TV presenter Ben Fogle has vowed to wipe out one of the cruellest diseases after filming last night’s (Wednesday) documentary, Make Me a New Face.
The adventurer and presenter wept as he spoke to victims of Noma, a disease that eats away at children's faces, killing hundreds of thousands every year.
His BBC2 film crew, spent over two weeks visiting small villages and cut-off parts of Ethiopia, looking for Noma victims before sending them to plastic surgeons in Addis Ababa.
"The disfigurement is terrible and, in some cases, leads to children being abandoned by their family because they think he or she is cursed," says Ben, who has a six-month-old son, Ludo.
"As a dad myself, I found what I saw deeply upsetting, especially as antibiotics would eradicate the disease before it took hold,” he told the Mirror newspaper.
"It's why I've decided - hopefully with help of politicians, financiers and pharmaceutical companies - to try and wipe the disease from the planet within the next 10 years.
"It's a lofty ambition but I believe it can be achieved," said Fogle, who himself caught a flesh-eating bug that threatened to disfigure his face, while filming in Peru.
Noma is a ravaging gangrenous infection that affects the face. The victims are mainly children under the age of 6, caught in a vicious circle of poverty and chronic malnutrition. It thrives on the weak and malnourished.
The condition kills nine out of 10 people it infects, but those who do survive are left with the horrendous consequences of the disease including deformed faces and severe difficulties eating and drinking, as well as living as social outcasts.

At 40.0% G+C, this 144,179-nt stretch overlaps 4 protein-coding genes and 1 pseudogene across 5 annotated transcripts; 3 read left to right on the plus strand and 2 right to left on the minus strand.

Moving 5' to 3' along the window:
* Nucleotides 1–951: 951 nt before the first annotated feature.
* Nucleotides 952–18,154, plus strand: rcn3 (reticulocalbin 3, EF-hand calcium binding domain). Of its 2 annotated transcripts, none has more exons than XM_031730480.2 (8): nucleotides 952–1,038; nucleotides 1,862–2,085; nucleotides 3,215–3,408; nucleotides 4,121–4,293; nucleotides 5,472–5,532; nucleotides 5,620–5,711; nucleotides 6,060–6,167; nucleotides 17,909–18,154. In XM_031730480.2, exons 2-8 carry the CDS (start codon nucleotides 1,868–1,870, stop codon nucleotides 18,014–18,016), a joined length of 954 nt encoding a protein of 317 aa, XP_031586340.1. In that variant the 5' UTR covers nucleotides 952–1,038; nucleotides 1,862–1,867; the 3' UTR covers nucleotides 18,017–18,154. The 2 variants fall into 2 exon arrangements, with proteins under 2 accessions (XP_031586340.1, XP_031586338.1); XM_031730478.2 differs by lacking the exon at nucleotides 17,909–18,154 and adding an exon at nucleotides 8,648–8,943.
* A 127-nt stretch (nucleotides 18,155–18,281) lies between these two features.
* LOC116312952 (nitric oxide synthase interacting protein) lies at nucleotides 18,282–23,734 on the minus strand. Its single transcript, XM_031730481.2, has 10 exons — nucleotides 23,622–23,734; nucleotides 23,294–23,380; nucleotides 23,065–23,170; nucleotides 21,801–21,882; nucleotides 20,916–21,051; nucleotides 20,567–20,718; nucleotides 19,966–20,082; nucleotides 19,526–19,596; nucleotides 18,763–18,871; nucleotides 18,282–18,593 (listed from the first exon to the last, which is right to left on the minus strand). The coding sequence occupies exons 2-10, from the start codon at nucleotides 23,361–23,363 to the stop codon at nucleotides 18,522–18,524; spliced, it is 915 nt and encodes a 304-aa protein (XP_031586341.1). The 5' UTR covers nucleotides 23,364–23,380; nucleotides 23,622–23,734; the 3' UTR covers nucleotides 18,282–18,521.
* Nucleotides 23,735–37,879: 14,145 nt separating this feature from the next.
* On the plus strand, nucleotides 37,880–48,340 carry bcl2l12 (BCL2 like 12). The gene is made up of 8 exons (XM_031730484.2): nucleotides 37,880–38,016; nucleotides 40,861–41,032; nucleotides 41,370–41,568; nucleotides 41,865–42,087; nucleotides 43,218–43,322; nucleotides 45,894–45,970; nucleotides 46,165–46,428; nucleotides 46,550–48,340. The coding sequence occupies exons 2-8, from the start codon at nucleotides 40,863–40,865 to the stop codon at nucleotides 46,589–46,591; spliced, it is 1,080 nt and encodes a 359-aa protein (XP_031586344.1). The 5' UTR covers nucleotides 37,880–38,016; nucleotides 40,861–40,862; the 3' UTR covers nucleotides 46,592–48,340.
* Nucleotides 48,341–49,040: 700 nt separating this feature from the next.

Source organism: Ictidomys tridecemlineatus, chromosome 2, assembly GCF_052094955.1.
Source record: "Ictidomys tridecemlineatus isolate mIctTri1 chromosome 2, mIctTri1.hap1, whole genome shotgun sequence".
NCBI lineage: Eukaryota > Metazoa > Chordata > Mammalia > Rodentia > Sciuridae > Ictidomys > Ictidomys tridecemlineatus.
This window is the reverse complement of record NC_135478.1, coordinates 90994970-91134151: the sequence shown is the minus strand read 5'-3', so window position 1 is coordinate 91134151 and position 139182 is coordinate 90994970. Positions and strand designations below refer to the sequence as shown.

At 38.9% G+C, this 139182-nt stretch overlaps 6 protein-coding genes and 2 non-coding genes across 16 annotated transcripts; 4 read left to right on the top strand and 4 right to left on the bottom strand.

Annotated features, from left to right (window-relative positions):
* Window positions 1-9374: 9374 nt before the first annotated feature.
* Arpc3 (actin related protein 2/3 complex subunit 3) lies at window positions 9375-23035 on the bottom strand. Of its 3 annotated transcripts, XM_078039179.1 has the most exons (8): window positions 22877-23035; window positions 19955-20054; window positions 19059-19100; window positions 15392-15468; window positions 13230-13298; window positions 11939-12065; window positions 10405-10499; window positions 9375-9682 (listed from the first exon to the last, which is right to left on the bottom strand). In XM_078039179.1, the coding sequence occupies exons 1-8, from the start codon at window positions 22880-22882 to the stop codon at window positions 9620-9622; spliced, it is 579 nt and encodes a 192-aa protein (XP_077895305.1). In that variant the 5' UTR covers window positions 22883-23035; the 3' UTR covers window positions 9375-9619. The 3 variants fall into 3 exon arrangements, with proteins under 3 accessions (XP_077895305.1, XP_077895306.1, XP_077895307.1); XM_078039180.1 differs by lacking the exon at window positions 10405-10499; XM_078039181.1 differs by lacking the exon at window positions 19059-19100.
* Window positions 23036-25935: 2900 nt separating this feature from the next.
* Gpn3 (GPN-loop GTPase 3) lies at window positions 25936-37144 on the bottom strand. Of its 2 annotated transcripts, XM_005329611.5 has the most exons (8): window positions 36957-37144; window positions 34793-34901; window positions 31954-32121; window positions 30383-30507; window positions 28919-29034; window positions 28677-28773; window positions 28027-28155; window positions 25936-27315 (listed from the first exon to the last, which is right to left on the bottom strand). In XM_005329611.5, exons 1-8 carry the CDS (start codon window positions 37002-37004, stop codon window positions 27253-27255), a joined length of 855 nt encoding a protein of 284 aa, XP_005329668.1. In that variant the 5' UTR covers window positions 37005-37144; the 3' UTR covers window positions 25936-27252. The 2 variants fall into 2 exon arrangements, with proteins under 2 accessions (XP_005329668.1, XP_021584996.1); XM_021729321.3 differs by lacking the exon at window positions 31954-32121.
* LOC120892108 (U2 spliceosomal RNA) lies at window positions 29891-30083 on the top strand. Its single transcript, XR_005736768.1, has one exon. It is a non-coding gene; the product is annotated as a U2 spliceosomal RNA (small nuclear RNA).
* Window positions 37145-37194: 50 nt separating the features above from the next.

Noma starts with mouth ulcers. If it is spotted early on, it can be stopped from spreading with mild antibiotics and proper nutrition. If left untreated, as happens in most cases, the ulcers progress to Noma at an alarming pace. The next stage is extremely painful when the cheeks or lips begin to swell and the victim's condition deteriorates. Within a few days, the swelling grows and gangrene sets in, leaving a gaping hole is left in the face.
The film focuses on three children whose lives have been blighted by Noma. They include teenager Rashid, forced to hide his face in public, Asnake, 11, whose misshapen mouth makes him dribble constantly, and 10-year-old Mestikma, abandoned by her family because of her deformity.
The World Health Organisation estimates that there are about 140,000 cases of Noma each year, mainly in sub-Saharan countries but there are growing concerns it is on the rise in Africa.